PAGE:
There are lots of great links at the Close-Up Blog-a-thon, hosted by the group blog The House Next Door. One that jumps out at me is this post by Tim Lucas at the Video WatchBlog, on a couple of shots in Ingmar Bergman‘s Persona (1966) that are eerily similar to a couple of shots in William Friedkin’s The Exorcist (1973).
Both films feature subliminal glimpses of a demonic figure:
And both films feature close-ups of a face, half of which belongs to one character and half of which belongs to another character:
In the latter case, though, I think the image from The Exorcist may be unique to the digitally enhanced “writer’s cut” that came out in 2000; I haven’t checked my DVDs yet, but I don’t recall seeing that particular image in the original version of the film.
At any rate, after posting these images, Lucas writes:
To the best of my knowledge, this relationship between PERSONA and THE EXORCIST has not been previously explored or detected. It certainly isn’t noted by Bergman biographer Marc Gervais in his audio commentary for PERSONA. I would find it hard to accept that these shared images could have happened unconsciously on Friedkin’s part; they are too studied. To me, this discovery does nothing to detract from Friedkin’s brilliance as the mastermind behind the film of THE EXORCIST; any director could have taken William Peter Blatty’s script and made a more straightforward film of it, but Friedkin had the sensitivity and the panache to recognize that PERSONA, too, in its own way, was a story of demonic possession. I not only accuse him of using this imagery knowingly, I also congratulate him for intuiting that PERSONA’s extreme, nerve-flaying visual vocabulary was precisely what THE EXORCIST needed to rattle audiences — a primary and wondrous instance of the commercial American cinema being secretly pollenated by the international art cinema.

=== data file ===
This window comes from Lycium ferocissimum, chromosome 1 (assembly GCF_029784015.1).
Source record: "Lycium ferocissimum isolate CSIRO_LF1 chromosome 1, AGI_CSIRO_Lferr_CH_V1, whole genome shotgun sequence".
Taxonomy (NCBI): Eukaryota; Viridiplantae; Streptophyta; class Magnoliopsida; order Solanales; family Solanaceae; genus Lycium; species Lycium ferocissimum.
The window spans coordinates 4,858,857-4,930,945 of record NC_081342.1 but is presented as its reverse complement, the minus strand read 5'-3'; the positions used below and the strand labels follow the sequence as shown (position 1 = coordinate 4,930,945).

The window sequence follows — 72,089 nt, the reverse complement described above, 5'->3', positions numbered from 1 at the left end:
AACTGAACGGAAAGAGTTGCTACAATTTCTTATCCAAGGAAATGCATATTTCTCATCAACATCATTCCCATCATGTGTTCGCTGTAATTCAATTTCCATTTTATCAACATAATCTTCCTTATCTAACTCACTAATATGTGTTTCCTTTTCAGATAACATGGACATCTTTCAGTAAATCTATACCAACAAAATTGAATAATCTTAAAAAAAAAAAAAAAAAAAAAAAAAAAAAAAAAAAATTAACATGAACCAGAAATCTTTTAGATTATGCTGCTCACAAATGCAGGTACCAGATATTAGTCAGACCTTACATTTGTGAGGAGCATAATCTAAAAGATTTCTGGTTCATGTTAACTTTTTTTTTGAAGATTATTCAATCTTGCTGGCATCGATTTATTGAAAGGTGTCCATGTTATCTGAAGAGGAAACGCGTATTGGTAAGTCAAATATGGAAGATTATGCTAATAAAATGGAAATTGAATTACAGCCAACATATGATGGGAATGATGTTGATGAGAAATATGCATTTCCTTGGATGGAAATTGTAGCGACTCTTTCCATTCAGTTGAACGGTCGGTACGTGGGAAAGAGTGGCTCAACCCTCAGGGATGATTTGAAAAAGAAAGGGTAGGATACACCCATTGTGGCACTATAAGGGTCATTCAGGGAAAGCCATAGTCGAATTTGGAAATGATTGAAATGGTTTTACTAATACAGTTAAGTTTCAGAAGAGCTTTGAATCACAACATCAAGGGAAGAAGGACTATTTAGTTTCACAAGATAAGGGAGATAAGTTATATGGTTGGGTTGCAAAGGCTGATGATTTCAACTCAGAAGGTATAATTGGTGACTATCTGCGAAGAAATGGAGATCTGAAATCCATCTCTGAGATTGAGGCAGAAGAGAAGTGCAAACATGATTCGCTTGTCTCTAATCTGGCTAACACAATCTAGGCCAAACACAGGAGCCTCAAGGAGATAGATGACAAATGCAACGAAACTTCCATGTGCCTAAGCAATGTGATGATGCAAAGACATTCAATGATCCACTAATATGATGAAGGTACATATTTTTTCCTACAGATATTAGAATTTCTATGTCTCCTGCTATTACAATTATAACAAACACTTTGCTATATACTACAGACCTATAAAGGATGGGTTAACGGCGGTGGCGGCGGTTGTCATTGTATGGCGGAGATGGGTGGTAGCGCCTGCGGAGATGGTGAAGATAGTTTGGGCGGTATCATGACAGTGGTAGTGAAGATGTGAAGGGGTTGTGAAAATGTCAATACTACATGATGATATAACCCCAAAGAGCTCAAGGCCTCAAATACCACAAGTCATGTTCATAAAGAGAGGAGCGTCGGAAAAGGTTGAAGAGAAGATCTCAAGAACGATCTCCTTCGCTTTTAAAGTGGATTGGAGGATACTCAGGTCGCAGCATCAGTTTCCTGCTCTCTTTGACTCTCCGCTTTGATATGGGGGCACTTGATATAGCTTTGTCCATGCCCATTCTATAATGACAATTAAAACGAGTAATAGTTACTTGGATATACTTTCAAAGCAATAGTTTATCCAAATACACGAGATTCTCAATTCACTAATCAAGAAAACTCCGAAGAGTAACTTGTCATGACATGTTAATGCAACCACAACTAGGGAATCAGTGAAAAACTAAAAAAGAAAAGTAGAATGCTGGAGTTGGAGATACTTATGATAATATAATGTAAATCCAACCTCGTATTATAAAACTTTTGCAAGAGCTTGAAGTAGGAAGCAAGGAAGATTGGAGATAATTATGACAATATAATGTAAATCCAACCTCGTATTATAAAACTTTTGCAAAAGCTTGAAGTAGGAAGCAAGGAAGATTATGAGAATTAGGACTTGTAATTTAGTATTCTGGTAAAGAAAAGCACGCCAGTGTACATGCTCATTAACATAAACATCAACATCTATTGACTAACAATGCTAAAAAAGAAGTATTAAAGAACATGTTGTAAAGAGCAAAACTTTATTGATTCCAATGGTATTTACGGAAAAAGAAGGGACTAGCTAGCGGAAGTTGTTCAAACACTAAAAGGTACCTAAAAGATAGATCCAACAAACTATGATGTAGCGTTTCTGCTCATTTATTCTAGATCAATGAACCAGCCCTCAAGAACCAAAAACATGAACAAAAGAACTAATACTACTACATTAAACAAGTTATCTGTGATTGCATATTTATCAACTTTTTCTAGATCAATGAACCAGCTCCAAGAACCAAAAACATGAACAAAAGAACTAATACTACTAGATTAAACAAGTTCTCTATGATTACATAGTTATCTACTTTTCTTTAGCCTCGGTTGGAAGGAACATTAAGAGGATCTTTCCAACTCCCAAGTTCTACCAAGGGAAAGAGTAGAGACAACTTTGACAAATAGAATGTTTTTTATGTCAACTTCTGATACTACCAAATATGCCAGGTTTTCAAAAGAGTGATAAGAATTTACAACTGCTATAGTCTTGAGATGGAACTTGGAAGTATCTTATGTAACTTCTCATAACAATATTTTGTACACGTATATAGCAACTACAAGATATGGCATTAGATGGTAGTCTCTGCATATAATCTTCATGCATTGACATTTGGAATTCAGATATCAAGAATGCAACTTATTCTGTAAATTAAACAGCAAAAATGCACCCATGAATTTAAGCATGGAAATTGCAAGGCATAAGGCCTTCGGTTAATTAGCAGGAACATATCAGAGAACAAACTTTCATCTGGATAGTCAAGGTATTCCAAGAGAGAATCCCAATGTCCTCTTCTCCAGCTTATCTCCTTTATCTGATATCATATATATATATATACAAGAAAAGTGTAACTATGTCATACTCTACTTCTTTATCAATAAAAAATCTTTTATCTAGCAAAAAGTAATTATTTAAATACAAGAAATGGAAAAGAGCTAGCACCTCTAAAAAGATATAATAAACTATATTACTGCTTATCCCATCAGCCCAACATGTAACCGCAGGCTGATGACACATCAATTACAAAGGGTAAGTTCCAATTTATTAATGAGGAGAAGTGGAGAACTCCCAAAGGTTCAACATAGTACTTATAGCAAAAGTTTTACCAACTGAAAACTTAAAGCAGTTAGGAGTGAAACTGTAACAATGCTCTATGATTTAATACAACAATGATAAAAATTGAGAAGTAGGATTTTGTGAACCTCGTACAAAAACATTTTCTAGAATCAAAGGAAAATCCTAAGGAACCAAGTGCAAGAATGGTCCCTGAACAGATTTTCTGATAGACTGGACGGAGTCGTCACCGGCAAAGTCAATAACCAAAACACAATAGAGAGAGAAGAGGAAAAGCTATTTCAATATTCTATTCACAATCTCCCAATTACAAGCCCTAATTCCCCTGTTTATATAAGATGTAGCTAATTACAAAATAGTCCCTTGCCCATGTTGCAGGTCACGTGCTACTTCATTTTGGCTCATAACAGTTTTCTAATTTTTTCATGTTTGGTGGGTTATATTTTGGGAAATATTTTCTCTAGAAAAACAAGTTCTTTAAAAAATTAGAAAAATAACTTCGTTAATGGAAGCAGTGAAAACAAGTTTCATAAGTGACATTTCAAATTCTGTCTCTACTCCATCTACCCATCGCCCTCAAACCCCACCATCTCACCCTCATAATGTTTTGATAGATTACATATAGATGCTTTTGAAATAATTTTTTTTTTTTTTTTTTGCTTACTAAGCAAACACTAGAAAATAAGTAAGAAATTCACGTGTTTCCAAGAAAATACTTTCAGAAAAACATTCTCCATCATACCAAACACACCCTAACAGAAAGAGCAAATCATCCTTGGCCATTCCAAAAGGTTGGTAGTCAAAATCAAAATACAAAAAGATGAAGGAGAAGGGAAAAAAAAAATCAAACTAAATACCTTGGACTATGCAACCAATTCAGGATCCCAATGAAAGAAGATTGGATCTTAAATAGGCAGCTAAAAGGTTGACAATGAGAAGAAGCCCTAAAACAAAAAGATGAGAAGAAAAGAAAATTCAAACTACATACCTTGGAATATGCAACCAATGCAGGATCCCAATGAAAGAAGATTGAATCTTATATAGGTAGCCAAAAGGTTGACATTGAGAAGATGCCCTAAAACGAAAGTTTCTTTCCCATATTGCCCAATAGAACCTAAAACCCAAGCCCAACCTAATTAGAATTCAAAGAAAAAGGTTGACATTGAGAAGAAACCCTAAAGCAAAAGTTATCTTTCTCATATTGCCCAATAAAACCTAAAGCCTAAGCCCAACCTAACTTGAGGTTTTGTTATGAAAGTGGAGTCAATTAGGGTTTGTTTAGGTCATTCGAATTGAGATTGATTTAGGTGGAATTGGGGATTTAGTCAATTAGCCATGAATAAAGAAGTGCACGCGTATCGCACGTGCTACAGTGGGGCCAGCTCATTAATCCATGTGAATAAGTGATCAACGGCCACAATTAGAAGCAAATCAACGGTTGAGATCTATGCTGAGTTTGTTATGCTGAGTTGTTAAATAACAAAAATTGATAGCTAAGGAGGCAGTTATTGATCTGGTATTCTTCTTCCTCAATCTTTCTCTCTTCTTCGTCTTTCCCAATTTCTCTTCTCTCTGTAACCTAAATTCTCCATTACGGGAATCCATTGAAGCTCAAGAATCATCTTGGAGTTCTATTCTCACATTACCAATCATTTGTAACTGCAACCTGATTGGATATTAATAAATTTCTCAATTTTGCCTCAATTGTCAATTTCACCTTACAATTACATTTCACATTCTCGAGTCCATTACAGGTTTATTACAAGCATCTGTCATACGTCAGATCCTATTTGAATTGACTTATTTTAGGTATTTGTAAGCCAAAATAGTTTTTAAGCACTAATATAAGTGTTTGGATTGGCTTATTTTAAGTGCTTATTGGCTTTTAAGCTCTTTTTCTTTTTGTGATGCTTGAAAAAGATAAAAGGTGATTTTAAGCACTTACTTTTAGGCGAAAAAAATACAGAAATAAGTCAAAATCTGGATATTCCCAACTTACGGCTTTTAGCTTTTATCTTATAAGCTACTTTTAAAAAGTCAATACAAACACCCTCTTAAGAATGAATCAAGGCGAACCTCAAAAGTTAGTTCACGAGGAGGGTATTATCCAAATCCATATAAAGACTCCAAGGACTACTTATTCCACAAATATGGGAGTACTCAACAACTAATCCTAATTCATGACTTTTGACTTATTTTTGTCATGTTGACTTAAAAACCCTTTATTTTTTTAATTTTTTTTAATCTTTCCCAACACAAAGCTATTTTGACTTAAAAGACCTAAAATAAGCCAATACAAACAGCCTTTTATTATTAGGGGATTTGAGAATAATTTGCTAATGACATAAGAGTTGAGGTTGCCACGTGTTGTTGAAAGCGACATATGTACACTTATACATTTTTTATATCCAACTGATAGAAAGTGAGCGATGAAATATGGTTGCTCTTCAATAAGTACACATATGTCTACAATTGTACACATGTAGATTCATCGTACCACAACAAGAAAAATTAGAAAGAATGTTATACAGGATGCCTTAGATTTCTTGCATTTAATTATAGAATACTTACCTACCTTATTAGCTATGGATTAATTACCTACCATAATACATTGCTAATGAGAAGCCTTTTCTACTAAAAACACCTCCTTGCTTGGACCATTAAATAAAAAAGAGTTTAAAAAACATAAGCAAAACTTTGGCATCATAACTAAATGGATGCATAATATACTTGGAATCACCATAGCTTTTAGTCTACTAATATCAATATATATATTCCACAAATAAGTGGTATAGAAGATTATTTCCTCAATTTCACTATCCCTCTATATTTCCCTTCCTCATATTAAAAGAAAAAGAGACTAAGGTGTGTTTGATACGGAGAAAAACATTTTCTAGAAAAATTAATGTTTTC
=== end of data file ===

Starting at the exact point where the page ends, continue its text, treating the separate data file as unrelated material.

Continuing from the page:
And of course, The Exorcist co-starred Max von Sydow, who often starred in Bergman films — though admittedly not in Persona.